WTOP's Jason Fraley salutes the Portrait Gala honorees (Jason Fraley)
WASHINGTON — In 2015, the National Portrait Gallery held its first American Portrait Gala with Hank Aaron, Aretha Franklin, Carolina Herrera, Maya Lin and Corp. Kyle Carpenter.
On Sunday night, the star-studded biannual tradition continued by saluting five more worthy American icons: Spike Lee, Rita Moreno, Madeleine Albright, David Ho and Bill T. Jones.
“Unlike the Kennedy Center, which focuses on the arts, portraiture really is cross-disciplinary,” director Kim Sajet told WTOP. “We have three things that we look for: (1) To tell people that we collect contemporary, living people. (2) We have their portraits done by contemporary artists. (3) The mission of the gallery being national and to raise funds for our exhibitions.”
After directing such masterpieces as “Do the Right Thing” and “Malcolm X,” Lee was inducted by Georgetown University alumnus and New York Knicks basketball legend Patrick Ewing.
“He’s one of the most highly respected filmmakers who came at the forefront of the Black New Wave of American Cinema,” Sajet said. “He’s very outspoken, very provocative, people often talk about him as being the social conscience. I think all good artists today are active. That’s their role, to bring to light the things we’ve all been thinking but no one has said.”
Known for starring in “West Side Story,” Moreno was inducted by NBC News’ Andrea Mitchell.
“As we all remember, she played Anita in ‘West Side Story,'” Sajet said. “Over 40 films. … She won the four Grand Slam awards: an Oscar, an Emmy, a Tony and a Grammy. She’s now 85 years old and still looks young, she’s got all this energy, she’s incredibly gracious. She’s really one of the few people who have been able to cross over into all these different art forms.”
Meanwhile, barrier-breaking Secretary of State Albright was inducted by Robert Redford.
“She was the first female secretary of state in 1997,” Sajet said. “At that point, she was the highest-ranking woman in the history of the U.S. government, which is remarkable … She came from Czechoslovakia, a family of immigrants, which at this moment is important. … She’s still involved on the world stage [and] is very much a mentor for young women.”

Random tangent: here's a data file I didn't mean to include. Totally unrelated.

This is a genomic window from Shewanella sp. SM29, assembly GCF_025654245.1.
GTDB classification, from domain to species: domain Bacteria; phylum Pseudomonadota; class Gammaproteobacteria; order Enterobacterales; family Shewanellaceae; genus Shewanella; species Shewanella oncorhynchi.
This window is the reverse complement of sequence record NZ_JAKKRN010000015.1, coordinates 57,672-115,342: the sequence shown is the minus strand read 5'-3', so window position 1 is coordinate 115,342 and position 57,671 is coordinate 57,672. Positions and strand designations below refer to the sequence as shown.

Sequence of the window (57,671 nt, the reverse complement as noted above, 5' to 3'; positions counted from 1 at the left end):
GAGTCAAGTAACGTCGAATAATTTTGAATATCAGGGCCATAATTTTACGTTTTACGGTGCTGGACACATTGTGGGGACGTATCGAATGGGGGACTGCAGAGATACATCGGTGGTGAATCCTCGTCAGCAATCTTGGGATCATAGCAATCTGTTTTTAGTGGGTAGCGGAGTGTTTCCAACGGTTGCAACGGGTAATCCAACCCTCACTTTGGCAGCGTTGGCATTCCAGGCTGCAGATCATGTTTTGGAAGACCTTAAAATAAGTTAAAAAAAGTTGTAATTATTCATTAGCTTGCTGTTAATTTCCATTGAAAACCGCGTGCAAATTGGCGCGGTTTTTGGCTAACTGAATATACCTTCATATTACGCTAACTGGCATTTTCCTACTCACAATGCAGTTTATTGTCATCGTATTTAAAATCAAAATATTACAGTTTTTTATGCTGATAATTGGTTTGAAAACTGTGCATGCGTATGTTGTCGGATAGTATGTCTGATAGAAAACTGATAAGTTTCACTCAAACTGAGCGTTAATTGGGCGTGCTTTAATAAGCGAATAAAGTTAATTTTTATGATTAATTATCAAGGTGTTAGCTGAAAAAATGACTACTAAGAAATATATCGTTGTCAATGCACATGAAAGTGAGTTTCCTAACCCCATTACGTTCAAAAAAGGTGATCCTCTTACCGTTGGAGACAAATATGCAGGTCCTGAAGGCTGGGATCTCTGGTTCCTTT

Voted Time’s Man of the Year in 1996, Ho was inducted by Gerald H. Friedland, M.D.
“He’s been at the forefront of AIDS research since the beginning of the epidemic,” Sajet said. “In fact, in the mid-1990s he developed what’s known as the ‘cocktail,’ an antiretroviral therapy that over 14 million people have benefited from. … There’s a lot of talk these days that the AIDS virus will be cured in the next couple of years. Dr. Ho is at the forefront of that.”
Finally, two-time Tony winner Jones (“Spring Awakening,” “Fela!”) was inducted by Glenn Ligon.
“What’s not to love? He’s an artist, choreographer, dancer, theater director,” Sajet said. “He was really the first to create these amazing performances that blended modern and traditional dance. He founded his own dance company with his partner Arnie Zane in 1982. He’s really been exploring the issues of not just performance but also identity and education.”
Such portraits freeze these geniuses in time, allowing us to look back as we march forward.
“As history repeats itself, one of the things we hope to do at the Portrait Gallery is remind people that it’s good to look back and avoid the mistakes of the past,” Sajet said. “Portraiture is always contemporary. Even if it’s someone who’s long since passed, or the artist too, you’re standing in front of that portrait or sculpture, whatever it is, and our perceptions change.”
Click here for more details. Listen to our full conversations with Kim Sajet and Bill T. Jones below:
Hailed by The Washington Post for “his savantlike ability to name every Best Picture winner in history," Jason Fraley began at WTOP as Morning Drive Writer in 2008, film critic in 2011 and Entertainment Editor in 2014, providing daily arts coverage on-air and online.